- Erika Johnson
- Erika Johnson
Champions Honored at Inclusive Excellence Awards
When she is not journeying across the ocean, Jennifer MacKinnon is helping the Scripps Institution of Oceanography community navigate working relationships and mentoring underrepresented scientists. A professor and physical oceanographer, she serves as an unofficial ombudsman, listening compassionately to students and colleagues and offering resources when needed.
“I love the community of scientists I’m in, and it’s really important to me that it be a place where everyone who has things to contribute feels welcome, is included and is respected,” said MacKinnon.
MacKinnon was among 14 individuals, departments and organizational units recognized at the annual Inclusive Excellence Awards ceremony held March 1. Each were acknowledged for their standout efforts to celebrate cultural differences, promote fairness across campus and help ensure that UC San Diego is a better place to work and learn.
“Congratulations to our honorees, who go above and beyond to promote inclusive excellence at UC San Diego” said Chancellor Pradeep K. Khosla. “We have a great team; thank you for your hard work and commitment to making our campus a place where all can thrive.”
Vice Chancellor for Equity, Diversity, and Inclusion Becky Petitt echoed these sentiments: “I’m honored to be here today to celebrate each of you. We all have a role to play in improving our campus climate. Thank you for being our partners in progress, for being a leader in your own spheres of influence who champions inclusion and equity.”
It is important to MacKinnon that early career scientists, especially women, feel they belong at the world-renowned institution. As part of the Mentoring Physical Oceanography Women to Increase Retention program, she encourages students to speak up when things aren’t right and remain steadfast in their belief that they belong. “It makes me deeply happy to see the scientific community I’m part of becoming steadily more diverse, more vibrant and more inclusive—gradually more reflective of the world at large over the last few decades,” said MacKinnon.
Distinguished Professor of Chemistry and Biochemistry Vicki Grassian has a similar drive to increase inclusion of women and underrepresented groups in the sciences. As a Faculty Equity Advisor in the Department of Physics, she has been actively exploring ways to improve equity, from increasing the representation of women on important department committees to educating faculty about implicit bias.
“We all have unconscious biases and assumptions,” explained Grassian. “The goal is for faculty to become more aware and strive to be more fair and objective when evaluating individuals for faculty positions.”
As leader of one of the largest and most diverse research programs within the Department of Chemistry and Biochemistry, Grassian also mentors many students in her laboratory, where 50 percent or more of undergraduates, graduates and postdoctoral scholars are women. “I want all students who have an interest and a passion for STEM education to have access to all of the opportunities available to them,” said Grassian. “As a mentor, it is rewarding to see students thrive and reach their potential.”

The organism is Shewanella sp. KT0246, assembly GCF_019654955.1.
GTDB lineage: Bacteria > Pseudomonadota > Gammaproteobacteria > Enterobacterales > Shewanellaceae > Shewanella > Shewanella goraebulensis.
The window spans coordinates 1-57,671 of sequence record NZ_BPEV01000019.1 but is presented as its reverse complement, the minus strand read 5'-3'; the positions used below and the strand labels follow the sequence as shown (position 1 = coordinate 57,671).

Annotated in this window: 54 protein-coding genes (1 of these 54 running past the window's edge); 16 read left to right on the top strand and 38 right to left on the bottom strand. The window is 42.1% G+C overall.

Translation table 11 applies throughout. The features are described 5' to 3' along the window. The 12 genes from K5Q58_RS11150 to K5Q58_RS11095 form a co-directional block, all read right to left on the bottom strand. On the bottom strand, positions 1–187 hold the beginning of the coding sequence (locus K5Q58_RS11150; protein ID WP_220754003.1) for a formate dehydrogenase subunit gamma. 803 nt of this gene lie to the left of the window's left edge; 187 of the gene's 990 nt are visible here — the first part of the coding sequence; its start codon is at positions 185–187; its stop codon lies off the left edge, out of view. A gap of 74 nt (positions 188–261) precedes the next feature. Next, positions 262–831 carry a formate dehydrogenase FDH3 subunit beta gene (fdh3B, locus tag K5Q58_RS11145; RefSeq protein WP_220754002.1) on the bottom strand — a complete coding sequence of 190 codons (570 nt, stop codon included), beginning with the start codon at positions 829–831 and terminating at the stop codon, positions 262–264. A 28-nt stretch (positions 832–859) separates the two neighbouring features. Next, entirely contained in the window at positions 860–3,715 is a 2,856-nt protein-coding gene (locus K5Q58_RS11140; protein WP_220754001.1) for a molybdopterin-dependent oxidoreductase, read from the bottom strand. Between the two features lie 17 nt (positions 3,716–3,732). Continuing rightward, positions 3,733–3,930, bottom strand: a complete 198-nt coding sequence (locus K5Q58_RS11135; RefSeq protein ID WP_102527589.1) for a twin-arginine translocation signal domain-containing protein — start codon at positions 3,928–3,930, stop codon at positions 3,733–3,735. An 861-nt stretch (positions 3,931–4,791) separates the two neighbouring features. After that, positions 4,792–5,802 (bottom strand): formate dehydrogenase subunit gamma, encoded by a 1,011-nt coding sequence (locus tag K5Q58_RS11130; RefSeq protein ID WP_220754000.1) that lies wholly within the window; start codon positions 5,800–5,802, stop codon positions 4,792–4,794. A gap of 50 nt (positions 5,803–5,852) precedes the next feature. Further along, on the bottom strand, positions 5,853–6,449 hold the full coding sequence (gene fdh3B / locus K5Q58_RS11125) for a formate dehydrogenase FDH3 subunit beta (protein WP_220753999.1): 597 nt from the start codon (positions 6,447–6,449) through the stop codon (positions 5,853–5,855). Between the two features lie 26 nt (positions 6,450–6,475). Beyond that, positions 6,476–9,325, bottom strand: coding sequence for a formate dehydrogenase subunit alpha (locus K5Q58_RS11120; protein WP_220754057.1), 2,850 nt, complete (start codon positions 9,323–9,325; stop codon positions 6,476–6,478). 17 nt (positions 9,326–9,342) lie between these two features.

Kate Edra, a program manager at the Center for Community Health at the UC San Diego School of Medicine, is also leveraging connections across the community. She leads a culturally inclusive program to address food insecurity called ¡Mas Fresco! More Fresh, which serves Calfresh recipients who often report skipping meals and eating less in order to stretch their budget. This means they might buy food that lasts longer rather than investing in fruits and vegetables, leading to the development of more chronic disease. To increase awareness of the program and recruit more participants, Edra developed a community health worker network of “promotoras,” who are community members who advocate for health.
“Access to health shouldn’t be only for those who can afford it—everyone should have the opportunity to be as healthy as possible,” said Edra.
Edra also works closely with underserved elementary schools across the county, implementing student health initiatives through the statewide Nutrition Education and Obesity Prevention Program School Wellness Program. She explores each school’s unique needs and tailors solutions for all students, involving parents, teachers and staff to build cohesion and sustainability. “I will often personally speak to elementary school students about how the program benefits them,” said Edra. “I especially enjoy seeing the students having fun while playing, not even realizing they are exercising!”
Also a champion for positive change in the community, Sergeant Manuel “Nel” Garcia with the UC San Diego Police Department has been involved with the Mothers Against Drunk Driving (MADD) Victim Impact Panel since 2012. The monthly meetings are mandatory for those convicted of driving under the influence, and can be emotionally challenging as victims of impaired driving collisions share their stories. Garcia dedicates time regularly to assist with the meetings, which often have 150-300 participants, as well as to recruit students from UC San Diego’s Community Service Officer Program to support the organization’s volunteer needs.
“Most of the people involved with MADD are victims themselves,” explained Garcia. “Being around individuals who have overcome the pain and suffering and still find the strength to dedicate their time to help others was a great motivator for me to get involved.”
Manuel’s advocacy has also resulted in a new county policy. In 2014, he began requesting that offenders who were issued citations for underage drinking also be required to attend MADD panels as part of their probation agreements. Thanks to these efforts, the San Diego traffic court has adopted this requirement as a component of their sanctions.
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